By Roxanne Trusty, CHS Nutrition Consultant
In the ebb and flow of the equine industry one area tends to be the greatest indicator of how the industry is trending as a whole: how many mares are being bred. Professional breeding facilities and home bred mares alike follow this same trend and both of their success rates depend greatly on following a nutritional program designed around the specific needs of their mares, stallions and foals.
In a 1990 survey performed by the Jockey Club representing 1,201 thoroughbred mares bred in 1988:
- 82% of bred mares were reported to be pregnant
- Of those ~1,069 mares reported to be pregnant:
- 10% resorbed or miscarried
- 6% aborted or had a premature birth
- Of those ~1,069 mares reported to be pregnant:
This survey then went on to follow the ~897 mares that successfully gave birth through the first year of the foal’s life and included statistics on health problems and mortalities of foals postpartum. Overall, this study found that of the live birth foals recorded:
- 42% suffered some form of health problems (~377 foals)
- 11% of those foals with health problems died within their first year of life (~42 foals)
Of course, you cannot look at one survey to base all of your equine breeding statistics on, however, this survey does effectively portray the real struggles in conceiving and birthing a healthy foal.
As technology advances in reproductive hormone therapies and A.I. techniques, one tool that remains the most effective and provides lifelong effects for the mare and foal is proper nutrition.
Preparing the Foundation
At the start of every nutritional plan we must begin with a body condition score. There has been much research around the importance of adequate body condition, not only at the time of birth and lactation, but also leading up to and at the time of conception. According to the AgriLIFE Extension (a part of the Texas A&M System), research has shown that mares with a body condition score (BCS) of less than 5 do not breed as well as mares with scores greater than 5. Acting professor of reproduction at Auburn University, David Pugh, DVM, MA, Dipl. ACT, Dipl. ACVN states that broodmares with a BCS of less than 4 exhibit:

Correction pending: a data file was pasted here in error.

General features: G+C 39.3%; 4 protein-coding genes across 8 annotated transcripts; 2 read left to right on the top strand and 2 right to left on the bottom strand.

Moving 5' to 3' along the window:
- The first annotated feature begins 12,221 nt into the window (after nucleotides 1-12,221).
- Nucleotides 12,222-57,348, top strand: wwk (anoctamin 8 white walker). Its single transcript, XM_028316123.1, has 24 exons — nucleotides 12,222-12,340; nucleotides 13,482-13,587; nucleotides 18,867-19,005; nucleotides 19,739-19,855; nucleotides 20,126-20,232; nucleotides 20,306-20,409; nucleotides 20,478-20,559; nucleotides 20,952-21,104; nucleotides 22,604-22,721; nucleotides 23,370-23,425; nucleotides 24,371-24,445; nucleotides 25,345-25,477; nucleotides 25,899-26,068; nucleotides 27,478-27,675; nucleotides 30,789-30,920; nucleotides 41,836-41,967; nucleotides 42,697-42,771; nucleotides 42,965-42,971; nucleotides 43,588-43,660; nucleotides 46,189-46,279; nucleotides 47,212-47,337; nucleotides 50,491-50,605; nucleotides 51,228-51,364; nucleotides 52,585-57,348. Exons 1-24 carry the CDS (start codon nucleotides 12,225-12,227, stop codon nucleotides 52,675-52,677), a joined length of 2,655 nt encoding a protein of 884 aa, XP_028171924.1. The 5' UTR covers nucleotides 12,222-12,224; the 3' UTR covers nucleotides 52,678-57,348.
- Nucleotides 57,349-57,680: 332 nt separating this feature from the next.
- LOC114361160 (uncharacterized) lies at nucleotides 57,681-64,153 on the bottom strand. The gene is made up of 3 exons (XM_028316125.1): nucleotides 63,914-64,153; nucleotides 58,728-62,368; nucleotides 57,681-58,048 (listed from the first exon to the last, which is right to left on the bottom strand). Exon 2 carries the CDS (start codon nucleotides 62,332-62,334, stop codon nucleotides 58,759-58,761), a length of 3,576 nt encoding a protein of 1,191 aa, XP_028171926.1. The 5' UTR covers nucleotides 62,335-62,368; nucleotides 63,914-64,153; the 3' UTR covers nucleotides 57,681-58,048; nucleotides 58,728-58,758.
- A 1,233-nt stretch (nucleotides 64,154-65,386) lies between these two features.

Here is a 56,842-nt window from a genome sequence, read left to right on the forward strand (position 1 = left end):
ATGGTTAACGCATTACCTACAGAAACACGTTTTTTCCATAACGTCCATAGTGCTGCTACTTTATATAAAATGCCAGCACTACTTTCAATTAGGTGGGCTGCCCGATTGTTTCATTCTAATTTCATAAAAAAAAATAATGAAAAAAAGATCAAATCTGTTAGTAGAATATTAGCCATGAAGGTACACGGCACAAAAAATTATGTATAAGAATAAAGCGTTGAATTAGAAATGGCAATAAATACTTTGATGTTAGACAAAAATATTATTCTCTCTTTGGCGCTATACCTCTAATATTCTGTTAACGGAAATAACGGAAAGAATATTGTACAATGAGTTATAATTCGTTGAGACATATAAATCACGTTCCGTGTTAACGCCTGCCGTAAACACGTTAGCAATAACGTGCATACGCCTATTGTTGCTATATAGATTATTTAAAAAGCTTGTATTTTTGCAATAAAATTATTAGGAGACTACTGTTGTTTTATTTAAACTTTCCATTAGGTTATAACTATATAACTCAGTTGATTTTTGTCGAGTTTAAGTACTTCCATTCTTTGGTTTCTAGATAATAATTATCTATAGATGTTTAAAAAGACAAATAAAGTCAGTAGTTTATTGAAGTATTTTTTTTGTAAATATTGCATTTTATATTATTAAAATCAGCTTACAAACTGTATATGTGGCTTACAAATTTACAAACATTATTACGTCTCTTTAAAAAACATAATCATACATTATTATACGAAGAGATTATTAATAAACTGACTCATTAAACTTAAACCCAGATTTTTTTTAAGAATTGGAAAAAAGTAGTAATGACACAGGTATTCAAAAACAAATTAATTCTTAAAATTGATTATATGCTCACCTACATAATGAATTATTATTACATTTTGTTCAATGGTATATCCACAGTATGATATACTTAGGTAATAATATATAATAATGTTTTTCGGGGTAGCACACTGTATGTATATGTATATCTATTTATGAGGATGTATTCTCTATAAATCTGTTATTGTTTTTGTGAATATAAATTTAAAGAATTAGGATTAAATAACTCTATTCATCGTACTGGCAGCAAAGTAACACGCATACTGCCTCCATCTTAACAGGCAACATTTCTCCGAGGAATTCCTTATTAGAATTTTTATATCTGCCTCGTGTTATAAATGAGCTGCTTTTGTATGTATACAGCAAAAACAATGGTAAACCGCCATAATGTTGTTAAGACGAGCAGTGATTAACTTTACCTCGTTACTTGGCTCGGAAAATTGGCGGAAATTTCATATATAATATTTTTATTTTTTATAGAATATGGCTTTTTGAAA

- Decreased conception rates
- Increased fetal wastage (fetal loss)
- Decreased milk production
The lack of body composition directly affects the mare’s ability to cycle regularly, making estrus synchronization and observation much more difficult. Even more importantly, mares with a BCS of 5 or greater are more likely to maintain their pregnancy.
For optimal breeding efficiency a mare should be maintained at a BCS of 5.5 to 7.5 for at least 45 days before the expected time of breeding. Continue to monitor the mare’s BCS throughout her pregnancy and lactation. Changes in a mare’s BCS are a clear indication of her energy requirements and maintaining her condition means those energy requirements are adequately being met for her current stage of reproduction.
Use the Henneke model for monitoring a mare’s body condition score ( https://ker.com/tools/library/horse-body-condition-score-chart/ ). Using this scoring system rather than measuring changes in the mare’s physical weight can tell you more accurately whether the energy needs are being met appropriately. Being vigilant to maintain a mare’s BCS between a 5.5 and 7.5 throughout gestation and lactation will increase your chances of a successful breeding season and reduce the stress put on the mare.
Along with monitoring BCS throughout pregnancy and lactation the National Research Council’s Recommendations for Nutrient Requirements of Horses compares the energy requirements for different production stages in Table 1. Energy requirements of a mare grows throughout pregnancy, but peak in the first month of lactation. Lactation has the highest demand on energy over all other production stages, with most mares consuming 2.5-3% of their body weight in combined forage and concentrates.
Supplying the Building Blocks
There are many other nutrient balances that play a major role in the health of a mare and her growing fetus. The visual description of vitamins and minerals being the building block of life really takes hold when talking about reproduction. The importance of supplying a quality, balanced nutrition to your mare as she is developing the fetus and to a growing foal is like putting together the 5,922-piece Taj Mahal (see Figure 1.) If the builders of the Taj Mahal only made one brick size this mausoleum would not be the spectacle that it is today. Just like if we only focus on one nutrient, say energy or protein, we would not be able to build a healthy foal.
Along with an adequate BCS, a mare’s body requires a number of valuable vitamins and minerals to ensure her body is ready to conceive. Zinc and copper are two major building blocks for maintaining estrus, increasing conceptions rates and to developing healthy tissue in the uterus for the fetus/placenta to connect with.